British Cinema: Realism and its Discontents

English 295.401
Jim English
CINE 260.401 Office: FBH 311
Fall 2009 Hours:  T 2-3, Th 1-2
TR 10:30-12:00, FBH 16
jenglish <at> english.upenn.edu

No other national cinema has as vexed and enduring a commitment to the aesthetics of realism as the British. From the rise in the 1930s of the British Documentary Movement, which defined its project as the “creative presentation of actuality,” through the working-class realist films of the British New Wave in the 1960s, to the current domination of global television programming by “reality formats” originating in the UK, British screen culture has been shaped to an unusual degree by a preoccupation with the real, the ordinary, the undistorted and unadorned. This has been seen by some as Britain’s primary source of artistic distinction, industrial resilience, and political bite in a global market long dominated by the fantasy factories of Hollywood. But others have seen it as the British cinema’s great curse, a failing both artistic and political that assures Britain’s continued minor-league status on the field of world cinema. Who, after all, wants to go out to the movies just to see “ordinary reality”?

Most of Britain’s important directors have jumped straight into this zone of dispute, using their films consciously to advance, obstruct, or refract the legacies of “British cinematic realism.” We will study twenty such films, as well as reading some of the major statements in British film criticism and theory. Although we will sample a few classics of the 1950s and 1960s, our principle focus will be on films made since the mid-1980s, as British cinema has struggled to represent, and to adapt itself to, the new realities of a multiracial, multicultural, multisexual society.  Except where noted, all films are available for self-screening in Rosengarten Reserve and assigned readings will be found in our coursepack (cp).  Reading is fairly light, but will be included in the midterm exams, which will be roughly biweekly and unannounced. Written work for the class will consist of a term paper drawing on your individual research, which will be submitted in draft as well as final form. In the latter weeks of the semester there will be no assigned reading so that you can get on with your independent researches.  There are no prerequisites for this class, and no expectation that you will have any previous background in contemporary British cinema or culture.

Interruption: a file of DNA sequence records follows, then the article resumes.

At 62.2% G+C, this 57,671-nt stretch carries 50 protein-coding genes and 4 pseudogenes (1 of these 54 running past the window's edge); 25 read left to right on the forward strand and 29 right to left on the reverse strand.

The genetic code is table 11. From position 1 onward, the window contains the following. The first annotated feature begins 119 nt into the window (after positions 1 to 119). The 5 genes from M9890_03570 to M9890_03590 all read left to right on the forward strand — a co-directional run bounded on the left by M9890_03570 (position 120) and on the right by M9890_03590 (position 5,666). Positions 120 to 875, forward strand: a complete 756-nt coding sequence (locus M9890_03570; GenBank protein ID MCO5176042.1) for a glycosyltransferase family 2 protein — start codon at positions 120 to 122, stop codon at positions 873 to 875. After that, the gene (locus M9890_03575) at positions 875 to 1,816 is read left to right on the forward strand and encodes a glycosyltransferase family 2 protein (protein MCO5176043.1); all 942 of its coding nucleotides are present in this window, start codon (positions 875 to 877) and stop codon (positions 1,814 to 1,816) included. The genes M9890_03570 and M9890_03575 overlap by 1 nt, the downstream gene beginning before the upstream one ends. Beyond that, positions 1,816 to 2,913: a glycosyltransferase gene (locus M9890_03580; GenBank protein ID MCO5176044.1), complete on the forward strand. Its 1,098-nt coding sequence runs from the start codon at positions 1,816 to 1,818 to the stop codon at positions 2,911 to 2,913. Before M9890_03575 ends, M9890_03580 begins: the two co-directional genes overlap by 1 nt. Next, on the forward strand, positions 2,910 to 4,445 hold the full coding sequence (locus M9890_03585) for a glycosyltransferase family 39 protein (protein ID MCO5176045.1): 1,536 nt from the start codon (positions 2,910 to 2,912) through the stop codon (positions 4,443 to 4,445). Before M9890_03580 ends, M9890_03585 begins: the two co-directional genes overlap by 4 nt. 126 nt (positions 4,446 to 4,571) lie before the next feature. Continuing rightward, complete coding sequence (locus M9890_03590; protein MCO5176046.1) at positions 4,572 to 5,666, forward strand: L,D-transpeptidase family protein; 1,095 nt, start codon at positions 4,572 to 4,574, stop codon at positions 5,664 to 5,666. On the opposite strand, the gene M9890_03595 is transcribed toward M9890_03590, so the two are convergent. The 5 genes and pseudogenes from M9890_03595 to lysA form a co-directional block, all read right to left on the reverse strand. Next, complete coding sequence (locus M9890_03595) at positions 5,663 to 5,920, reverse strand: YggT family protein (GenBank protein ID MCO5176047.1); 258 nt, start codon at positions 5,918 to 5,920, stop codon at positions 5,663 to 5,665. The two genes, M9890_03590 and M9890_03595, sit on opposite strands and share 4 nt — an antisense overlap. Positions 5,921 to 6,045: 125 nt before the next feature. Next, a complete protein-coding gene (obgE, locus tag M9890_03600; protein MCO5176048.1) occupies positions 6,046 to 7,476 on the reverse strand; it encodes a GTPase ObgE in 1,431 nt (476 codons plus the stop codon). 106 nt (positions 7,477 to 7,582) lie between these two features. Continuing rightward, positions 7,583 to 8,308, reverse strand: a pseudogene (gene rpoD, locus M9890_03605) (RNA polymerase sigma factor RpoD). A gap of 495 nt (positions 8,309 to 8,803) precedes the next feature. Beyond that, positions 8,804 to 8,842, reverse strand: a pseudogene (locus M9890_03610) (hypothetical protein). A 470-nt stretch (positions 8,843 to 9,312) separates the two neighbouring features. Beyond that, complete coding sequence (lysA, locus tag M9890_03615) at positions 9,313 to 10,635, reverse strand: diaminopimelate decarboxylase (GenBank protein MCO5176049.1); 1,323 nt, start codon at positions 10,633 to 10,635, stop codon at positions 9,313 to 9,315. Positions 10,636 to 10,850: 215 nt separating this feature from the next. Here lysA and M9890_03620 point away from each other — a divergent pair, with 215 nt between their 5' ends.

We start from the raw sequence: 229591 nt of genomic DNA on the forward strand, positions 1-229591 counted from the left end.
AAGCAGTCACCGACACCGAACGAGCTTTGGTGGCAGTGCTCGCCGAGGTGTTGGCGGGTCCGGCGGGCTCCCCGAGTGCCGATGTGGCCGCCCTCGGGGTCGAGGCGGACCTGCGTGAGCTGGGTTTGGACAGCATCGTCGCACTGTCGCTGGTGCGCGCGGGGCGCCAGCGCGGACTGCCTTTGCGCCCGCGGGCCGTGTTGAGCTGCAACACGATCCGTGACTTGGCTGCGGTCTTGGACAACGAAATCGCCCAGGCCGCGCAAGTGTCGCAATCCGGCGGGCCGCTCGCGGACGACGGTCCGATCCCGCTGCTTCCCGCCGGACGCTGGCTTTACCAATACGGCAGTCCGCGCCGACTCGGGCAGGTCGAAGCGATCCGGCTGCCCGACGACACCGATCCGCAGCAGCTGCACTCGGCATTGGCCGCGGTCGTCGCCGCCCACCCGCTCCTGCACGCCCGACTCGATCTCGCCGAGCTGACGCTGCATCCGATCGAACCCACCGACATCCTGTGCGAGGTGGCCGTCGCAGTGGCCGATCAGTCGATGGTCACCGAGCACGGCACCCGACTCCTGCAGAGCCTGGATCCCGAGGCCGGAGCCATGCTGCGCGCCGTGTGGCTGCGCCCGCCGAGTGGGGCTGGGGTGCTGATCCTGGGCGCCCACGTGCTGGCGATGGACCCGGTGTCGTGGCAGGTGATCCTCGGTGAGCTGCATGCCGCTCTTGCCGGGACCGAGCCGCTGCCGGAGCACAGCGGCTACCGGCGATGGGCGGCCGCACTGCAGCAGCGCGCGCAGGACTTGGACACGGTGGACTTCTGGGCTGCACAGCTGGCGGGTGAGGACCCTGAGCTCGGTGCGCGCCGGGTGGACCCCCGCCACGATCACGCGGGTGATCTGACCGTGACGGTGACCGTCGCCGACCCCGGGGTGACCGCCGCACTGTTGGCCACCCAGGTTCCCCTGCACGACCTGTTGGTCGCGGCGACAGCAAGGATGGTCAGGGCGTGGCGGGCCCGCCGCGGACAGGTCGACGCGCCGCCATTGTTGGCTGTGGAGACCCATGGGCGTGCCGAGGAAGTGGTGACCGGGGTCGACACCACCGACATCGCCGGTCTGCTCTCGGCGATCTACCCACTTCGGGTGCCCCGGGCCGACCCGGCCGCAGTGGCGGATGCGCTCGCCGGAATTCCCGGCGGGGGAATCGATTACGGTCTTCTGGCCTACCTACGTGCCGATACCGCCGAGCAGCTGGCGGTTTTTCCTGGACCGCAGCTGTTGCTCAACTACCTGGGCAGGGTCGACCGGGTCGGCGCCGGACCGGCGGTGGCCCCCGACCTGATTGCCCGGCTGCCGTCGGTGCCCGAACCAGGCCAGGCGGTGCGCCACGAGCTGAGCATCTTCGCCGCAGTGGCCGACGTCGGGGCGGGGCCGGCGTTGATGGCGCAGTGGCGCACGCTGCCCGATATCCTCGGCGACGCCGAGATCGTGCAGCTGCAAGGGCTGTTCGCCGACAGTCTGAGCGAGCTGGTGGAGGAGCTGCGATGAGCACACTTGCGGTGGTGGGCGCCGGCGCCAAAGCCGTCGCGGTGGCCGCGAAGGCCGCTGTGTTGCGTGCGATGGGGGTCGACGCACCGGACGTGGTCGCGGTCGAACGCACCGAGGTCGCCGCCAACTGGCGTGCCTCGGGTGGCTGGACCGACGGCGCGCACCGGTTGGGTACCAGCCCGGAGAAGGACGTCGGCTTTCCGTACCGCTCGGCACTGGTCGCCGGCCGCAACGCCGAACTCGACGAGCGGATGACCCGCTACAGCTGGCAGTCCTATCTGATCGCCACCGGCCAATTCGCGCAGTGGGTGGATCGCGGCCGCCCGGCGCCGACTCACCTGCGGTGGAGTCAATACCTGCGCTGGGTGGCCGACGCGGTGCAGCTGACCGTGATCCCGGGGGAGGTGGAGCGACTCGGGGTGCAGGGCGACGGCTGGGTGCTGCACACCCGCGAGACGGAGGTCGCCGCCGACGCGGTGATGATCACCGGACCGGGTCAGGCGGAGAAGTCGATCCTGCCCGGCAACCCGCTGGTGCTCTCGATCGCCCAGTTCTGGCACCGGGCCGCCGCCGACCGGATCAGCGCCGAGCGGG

9/10    Introduction

    I.  Aesthetics of the Real: The Documentary Look

9/15    Elton and Anstey, Housing Problems (1935)
           Ken Loach, Cathy Come Home (1966)
             "Documentary" from BFI ScreenOnline

9/17    Peter Watkins, The War Game (1966)
             "The War Game" from BFI ScreenOnline

9/22      Colin MacCabe, "Realism and the Cinema: Notes on Some Brechtian Theses" (cp)
             Handout: Lukacs, Brecht, McCabe (cp)
             John Caughie, "Progressive Television and Documentary Drama" (cp)

9/24      Michael Winterbottom, 24 Hour Party People  (2002)


9/29      Paul Greengrass, Bloody Sunday (2002)
             Michael Walsh, "Thinking the Unthinkable: Coming to Terms with Northern Ireland" (cp)

10/1     Alan Clarke, Elephant (1989)

    II.  Ordinary Britons: Social Realism and Social Class

10/6     Tony Richardson, A Taste of Honey (1961)
                "Social Realism" from BFI Screen Online

10/8     Ken Loach, Kes (1969)


10/13    Mike Leigh, High Hopes (1988)
                Leonard Quart, "The Religion of the Market" (cp)
                Paul Giles, “History with Holes: Channel Four Television Films in the 1980s" (cp)

10/15    Peter Cattaneo, The Full Monty (1997)
                Peter Todd, "British Film Industry in the 1990s" (cp)
                Geoff Brown, "British Film Culture in the Nineties" (cp)
                Claire Monk, "Underbelly UK: The 1990s Underclass Film and the Social Realist Tradition" (cp)

10/20    Danny Boyle, Trainspotting (1996)
                Karen Lury, "Here and Then" (cp)
                John Hill, "From the New Wave to Brit Grit" (cp)

10/22    Lynne Ramsay,  Ratcatcher (1999)

    III.  Other Realities: Black British Cinema and the Realist Tradition

10/27    Menelik Shabazz, Burning an Illusion (1981)
                   Topic Paragraph and Annotated Bibliography Due Today  [Assignment Guidelines]

10/29    John Akomfrah, Handsworth Songs (1986)
                Manthia Diawara, "The Emergence of Black British Film Collectives" (cp)
                Stuart Hall, "New Ethnicities" (cp)

11/3    Stephen Frears, My Beautiful Laundrette (1985)
             Susan Torey Barber, "Insurmountable Difficulties" (cp)

11/5    Udayan Prasad, My Son the Fanatic (1997)

11/10    Chadha, I’m British But (1991)
                Sarita Malik, "Beyond the Cinema of Duty?  The Pleasures of Hybridity" (cp)

11/12    Chadha, Bhaji on the Beach (1993)
                E. Anna Claydon, "Masculinity and Fantasy in Bhaji on the Beach" (handout)

    IV.  British Realisms, Global Economies

11/17    Michael Winterbottom, In This World (2002)

11/19    Sacha Baron Cohen, Borat (2006)

11/24    Reality TV (in class)
                 Draft of Research Papers Due Today

11/26    Thanksgiving

12/1      Ken Loach, Bread and Roses (2000)

12/3         TBA

12/8      Boyle, Slumdog Millionaire (2008)

12/10        Research Papers due December 16th, 2:00 PM
                 [here is a helpful online guide to using quotations in your writing]
                     [and here is a guide to standard U Chicago endnote format]